[geocentrism] Re: Interesting Quote

  • From: Paul Deema <paul_deema@xxxxxxxxxxx>
  • To: geocentrism@xxxxxxxxxxxxx
  • Date: Wed, 7 May 2008 15:29:21 +0000 (GMT)

Regner T 
This post has all the attributes one could wish for in a statement -- accurate, 
economical, eloquent, honest and sufficient.
I am impressed.
Paul D

----- Original Message ----
From: Regner Trampedach <art@xxxxxxxxxxxxxx>
To: geocentrism@xxxxxxxxxxxxx
Sent: Wednesday, 7 May, 2008 3:16:39 AM
Subject: [geocentrism] Re: Interesting Quote

Bernhard Brauer, you gave us no idea of what is quoted or who is quoting.
But with the limited information you gave us, I have two points to make:
1) We can't all be experts in everything - An observational cosmologist
   is not necessarily fluent in general relativity and a theoretical cosmologist
   doesn't necessarily know how to flat-field a CCD image and subtract
   cosmic rays and dark-counts.
   There is a reason that, when you build a house, you want the plumber to
   do the plumbing and the electrician to do the wiring - not the other way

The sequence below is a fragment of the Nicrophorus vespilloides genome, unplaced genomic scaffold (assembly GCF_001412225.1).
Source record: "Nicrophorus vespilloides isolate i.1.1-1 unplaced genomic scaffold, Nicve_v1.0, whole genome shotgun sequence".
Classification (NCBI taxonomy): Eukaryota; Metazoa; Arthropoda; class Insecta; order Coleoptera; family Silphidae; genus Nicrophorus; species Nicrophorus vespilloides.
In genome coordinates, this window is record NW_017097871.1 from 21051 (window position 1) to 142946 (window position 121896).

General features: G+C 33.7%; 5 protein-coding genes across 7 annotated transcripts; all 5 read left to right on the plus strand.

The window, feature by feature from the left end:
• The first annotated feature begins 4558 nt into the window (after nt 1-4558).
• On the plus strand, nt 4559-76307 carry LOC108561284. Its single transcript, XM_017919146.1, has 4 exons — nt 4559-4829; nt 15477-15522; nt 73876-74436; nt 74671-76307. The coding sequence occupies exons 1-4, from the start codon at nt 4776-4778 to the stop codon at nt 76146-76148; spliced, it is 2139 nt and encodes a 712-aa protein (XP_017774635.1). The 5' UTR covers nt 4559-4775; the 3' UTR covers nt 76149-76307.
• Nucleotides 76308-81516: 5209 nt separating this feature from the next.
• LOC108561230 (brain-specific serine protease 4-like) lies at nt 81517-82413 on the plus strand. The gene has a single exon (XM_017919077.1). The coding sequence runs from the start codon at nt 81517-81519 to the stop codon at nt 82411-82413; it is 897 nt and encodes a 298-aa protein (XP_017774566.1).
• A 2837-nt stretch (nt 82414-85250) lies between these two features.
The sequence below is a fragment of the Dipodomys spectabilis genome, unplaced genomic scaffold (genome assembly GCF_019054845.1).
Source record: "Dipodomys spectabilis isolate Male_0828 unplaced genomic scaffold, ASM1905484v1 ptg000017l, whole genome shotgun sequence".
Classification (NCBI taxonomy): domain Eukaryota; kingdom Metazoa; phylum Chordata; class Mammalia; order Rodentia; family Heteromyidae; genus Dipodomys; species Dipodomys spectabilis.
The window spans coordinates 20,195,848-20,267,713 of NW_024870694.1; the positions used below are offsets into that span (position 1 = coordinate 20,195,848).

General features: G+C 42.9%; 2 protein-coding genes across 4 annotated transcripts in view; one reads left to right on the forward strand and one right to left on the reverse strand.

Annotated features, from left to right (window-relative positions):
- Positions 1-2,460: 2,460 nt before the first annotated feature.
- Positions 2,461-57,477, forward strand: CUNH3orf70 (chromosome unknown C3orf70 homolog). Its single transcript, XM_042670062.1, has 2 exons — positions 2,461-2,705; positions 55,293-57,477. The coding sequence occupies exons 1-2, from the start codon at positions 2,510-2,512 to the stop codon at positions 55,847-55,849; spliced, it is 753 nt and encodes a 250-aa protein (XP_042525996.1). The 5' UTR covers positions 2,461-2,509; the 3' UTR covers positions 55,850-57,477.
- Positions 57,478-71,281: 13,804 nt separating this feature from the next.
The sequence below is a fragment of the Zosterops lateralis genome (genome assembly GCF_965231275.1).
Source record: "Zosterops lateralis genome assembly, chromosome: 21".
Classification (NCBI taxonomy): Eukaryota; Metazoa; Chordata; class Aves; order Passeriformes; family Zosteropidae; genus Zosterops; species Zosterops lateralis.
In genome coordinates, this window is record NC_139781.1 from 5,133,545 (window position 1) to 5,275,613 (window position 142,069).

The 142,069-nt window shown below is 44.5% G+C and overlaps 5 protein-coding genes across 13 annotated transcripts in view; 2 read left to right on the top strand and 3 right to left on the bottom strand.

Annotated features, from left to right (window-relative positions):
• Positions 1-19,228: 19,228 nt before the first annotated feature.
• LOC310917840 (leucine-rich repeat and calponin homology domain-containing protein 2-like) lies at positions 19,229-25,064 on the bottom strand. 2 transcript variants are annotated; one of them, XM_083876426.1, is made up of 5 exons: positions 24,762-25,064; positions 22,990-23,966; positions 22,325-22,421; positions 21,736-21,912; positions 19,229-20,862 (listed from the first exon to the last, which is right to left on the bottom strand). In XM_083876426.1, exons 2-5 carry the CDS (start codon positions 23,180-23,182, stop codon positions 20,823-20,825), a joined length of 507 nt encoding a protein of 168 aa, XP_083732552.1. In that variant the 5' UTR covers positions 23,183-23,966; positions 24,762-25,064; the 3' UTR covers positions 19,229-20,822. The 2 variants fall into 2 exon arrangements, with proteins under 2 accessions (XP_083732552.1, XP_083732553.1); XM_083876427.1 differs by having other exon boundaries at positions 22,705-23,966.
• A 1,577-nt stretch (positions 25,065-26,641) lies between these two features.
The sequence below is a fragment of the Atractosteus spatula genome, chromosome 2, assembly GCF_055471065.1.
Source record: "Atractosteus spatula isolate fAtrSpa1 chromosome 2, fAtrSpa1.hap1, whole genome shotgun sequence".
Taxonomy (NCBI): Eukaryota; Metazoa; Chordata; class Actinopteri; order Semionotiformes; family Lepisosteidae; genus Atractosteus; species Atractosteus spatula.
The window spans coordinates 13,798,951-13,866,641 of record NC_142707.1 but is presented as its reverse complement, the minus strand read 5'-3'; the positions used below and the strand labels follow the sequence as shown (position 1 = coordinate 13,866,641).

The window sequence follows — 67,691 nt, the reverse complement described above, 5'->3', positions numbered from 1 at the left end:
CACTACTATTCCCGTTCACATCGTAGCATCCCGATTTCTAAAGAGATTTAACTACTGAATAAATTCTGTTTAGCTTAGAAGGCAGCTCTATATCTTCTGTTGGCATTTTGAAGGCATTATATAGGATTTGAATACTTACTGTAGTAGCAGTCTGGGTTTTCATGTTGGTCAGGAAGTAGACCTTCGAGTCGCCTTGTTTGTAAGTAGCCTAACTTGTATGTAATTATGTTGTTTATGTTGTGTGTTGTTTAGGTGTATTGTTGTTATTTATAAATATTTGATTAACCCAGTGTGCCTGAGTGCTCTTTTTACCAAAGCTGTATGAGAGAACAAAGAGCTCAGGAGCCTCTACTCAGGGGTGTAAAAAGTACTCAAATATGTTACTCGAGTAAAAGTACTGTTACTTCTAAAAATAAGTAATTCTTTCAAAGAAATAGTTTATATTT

round. And they work together to build your house.
2) That is also why we have peer review - researchers with other slants to
   your work, review it from their perspective and catch your mistakes and
   weak points. Reproduceability is a similar safeguard - if nobody else
   gets the same results, something is probably wrong with your work.
These processes ensure that science on average goes forward, albeit slowly.

      - Regner

Bernie Brauer wrote: 
"Very few of us -- even those, such as myself, who have taken a degree
in astronomy -- are able to understand what is being discussed in the
above paragraphs on cosmology  -- except, perhaps, that such arcane subjects 
are way beyond our ken. But while we may not be able to understand much about 
this material, there is one feature of it that we CAN understand, to
wit, that such subjects are not well-grasped by even the professionals in
the field. I say this because here we have a small collection of professionals 
who are checking out a mathematical proof, but are not really
certain of its correctness, and thus can only claim that the result is
correct on the basis that other professionals have checked it, too. We
see here then a clear limit of even very able human minds -- that we
cannot be sure of ourselves unless we have had others to check what we
have said. That is an important lesson, and one which is only rarely
appreciated. In fact, we can carry the lesson further and observe that most
people are very weak on logic -- so weak, it might be said, that they
cannot even think their way out of a paper bag." 
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